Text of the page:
Getting a better bike fitAlthough you can buy clothes from a shop and wear them straight off the hanger, you never truly feel comfortable until you wear something that’s designed for your body shape – clothes that truly fit. You may have to pay extra but the comfort is definitely worth it.

Cycling is no different. Nowadays, you can tailor your ride further, synchronising your cycle to your body type and shape. Essentially, this means altering your ride so that you can sit more comfortably, which in turn means you can ride for longer. A bike fit is generally performed for new riders or for people who aren’t comfortable with their current set up. But what is a bike fit and how do you improve yours?

What is a bike fit?

Although it can vary, a bike fit is where an expert analyses your body shape and your cycle, adjusting it to help you ride more comfortably, commonly performed on road bikes.

As opposed to getting ‘sized’ for a new bike, a fitting takes into account you as a rider and then tailors the cycle. Where sizing is a rule of thumb, fitting is a more exact science based on an expert assessment.

Why get a bike fitting?

Beginners can benefit from a bike fitting as they won’t know how a bike fits and feels. An expert can give advice on starting off properly from a comfortable position. A fitting also benefits a more experienced rider who has injuries or is uncomfortable with their current fit. Finally, competitive cyclists can get marginal gains in endurance and speed by tweaking their ride and adjusting their position.

Things to avoid

During a fitting, you might end up being upsold a variety of objects you don’t need or you can purchase elsewhere, like insoles and a new saddle. Take any recommendations with a pinch of salt, as you can often find cheaper alternatives – but you may also genuinely need things like a new stem.

Doing it yourself

Of course, not everyone can afford to shell out on an expert fitting. With that in mind, you can still emulate some of the key aspects of fitting by taking a few measurements and adjusting your bike to suit.


Riding with a seat too low can impact your ability to cycle and also can affect knee health. I certainly get knee pain if my saddle is not set at the right height and to prevent long term injuries you really do want your saddle to be right. To get the correct fit, you’ll need the saddle to be high enough so that your leg is straight with the heel touching the pedal at its lowest point. You’ll also need to ensure it isn’t so high that your heel is above your toes at the bottom of the pedal stroke.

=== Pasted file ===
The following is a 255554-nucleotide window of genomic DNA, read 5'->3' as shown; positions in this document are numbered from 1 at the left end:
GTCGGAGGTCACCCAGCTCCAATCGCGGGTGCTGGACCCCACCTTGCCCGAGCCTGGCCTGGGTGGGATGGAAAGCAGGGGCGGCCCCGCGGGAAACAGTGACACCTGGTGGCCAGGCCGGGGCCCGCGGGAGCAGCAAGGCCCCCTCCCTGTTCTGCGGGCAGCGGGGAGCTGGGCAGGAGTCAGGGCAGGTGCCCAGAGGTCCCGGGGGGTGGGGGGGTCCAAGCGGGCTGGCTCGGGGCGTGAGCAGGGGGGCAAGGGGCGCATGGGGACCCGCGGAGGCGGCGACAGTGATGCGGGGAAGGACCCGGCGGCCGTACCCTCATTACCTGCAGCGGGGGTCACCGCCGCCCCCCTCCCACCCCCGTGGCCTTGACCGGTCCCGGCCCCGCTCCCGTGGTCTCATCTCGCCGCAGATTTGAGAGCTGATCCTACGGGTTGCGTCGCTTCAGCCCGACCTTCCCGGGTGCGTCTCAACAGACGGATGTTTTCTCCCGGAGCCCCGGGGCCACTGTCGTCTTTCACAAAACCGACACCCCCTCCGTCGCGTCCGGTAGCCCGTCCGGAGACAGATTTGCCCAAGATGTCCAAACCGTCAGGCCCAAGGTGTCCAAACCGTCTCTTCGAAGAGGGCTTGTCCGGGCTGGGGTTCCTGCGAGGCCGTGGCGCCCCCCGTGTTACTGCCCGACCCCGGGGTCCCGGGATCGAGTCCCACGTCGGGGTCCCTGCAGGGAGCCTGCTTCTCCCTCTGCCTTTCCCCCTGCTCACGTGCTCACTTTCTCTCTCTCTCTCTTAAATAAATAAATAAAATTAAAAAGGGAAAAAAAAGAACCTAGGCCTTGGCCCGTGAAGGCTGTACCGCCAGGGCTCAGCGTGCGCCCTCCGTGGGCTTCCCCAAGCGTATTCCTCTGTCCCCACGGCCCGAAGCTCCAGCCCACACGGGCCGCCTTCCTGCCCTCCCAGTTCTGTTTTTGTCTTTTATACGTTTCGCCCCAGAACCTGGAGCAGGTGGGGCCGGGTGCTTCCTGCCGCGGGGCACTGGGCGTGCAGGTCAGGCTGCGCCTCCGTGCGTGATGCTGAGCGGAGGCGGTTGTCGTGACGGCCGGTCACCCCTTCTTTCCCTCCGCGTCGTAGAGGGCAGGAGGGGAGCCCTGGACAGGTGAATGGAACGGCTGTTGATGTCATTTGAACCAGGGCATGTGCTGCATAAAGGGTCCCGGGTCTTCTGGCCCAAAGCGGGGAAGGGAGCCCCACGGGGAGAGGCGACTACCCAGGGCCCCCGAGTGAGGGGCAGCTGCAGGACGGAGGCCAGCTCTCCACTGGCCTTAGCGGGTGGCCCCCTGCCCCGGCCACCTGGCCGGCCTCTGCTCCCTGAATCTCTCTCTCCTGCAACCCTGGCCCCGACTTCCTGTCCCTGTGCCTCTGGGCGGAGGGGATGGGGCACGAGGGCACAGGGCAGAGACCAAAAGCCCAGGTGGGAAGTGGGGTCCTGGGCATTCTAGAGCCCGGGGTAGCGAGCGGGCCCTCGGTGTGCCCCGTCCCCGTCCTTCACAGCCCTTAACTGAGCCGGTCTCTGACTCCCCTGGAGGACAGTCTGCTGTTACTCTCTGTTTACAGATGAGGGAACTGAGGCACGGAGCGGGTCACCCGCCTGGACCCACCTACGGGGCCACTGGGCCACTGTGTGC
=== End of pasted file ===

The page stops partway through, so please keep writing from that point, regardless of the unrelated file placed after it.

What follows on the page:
Saddle setback

A saddle moved backwards or forwards can have a big impact, alleviating or increasing pressure on your pelvis depending on which position suits you best. You should have your saddle positioned so the front of your kneecap is directly over your pedal spindle when you’re mid-stroke. You may need a second person to see if your knee is in line with the spindle.

Handlebar reach

The final thing to adjust for getting a better bike fit are your handlebars. Reaching too far for handlebars disrupts your weight distribution and reaching too short means you’re too upright. Your elbows should bend slightly when your hands are on the hoods. You’ll need to measure and record reach from the seat post under the saddle to your headset – but this is one measurement you’ll probably need to get right when first buying the bike as it’s hard to tweak on something you already own. Swapping a stem helps but try and get it right before you buy.

Personally, I’m a big believer in buying the right sized frame from the outset, where hopefully, if it’s the correct sized frame for you, the components of the bike should be designed to fit your body frame and give you a comfortable bike ride where only a bike fit few tweaks may be needed.

Do you have any hints or tips for getting a great bike fit?


*This post is in collaboration with Leisure Lakes Bikes.

2 Comments on Getting a Better Bike Fit

  1. Great article, Donna. I train aspiring cyclists down under in Melbourne (my brother however, is a mad cyclist hooning around Manchester) and reckon a decent bike fit is worth its weight in injury prevention and comfort of riding.
    I’ve found that when you get stronger and fitter on the bike it’s not a bad idea to occasionally get a re-fit, or should that be a re-bike-fit?! Initially you may need to be a bit more upright on the bike and then as you get stronger more able to drive more from the hips and sustain a more steady and strong core position. Keep up the great work!

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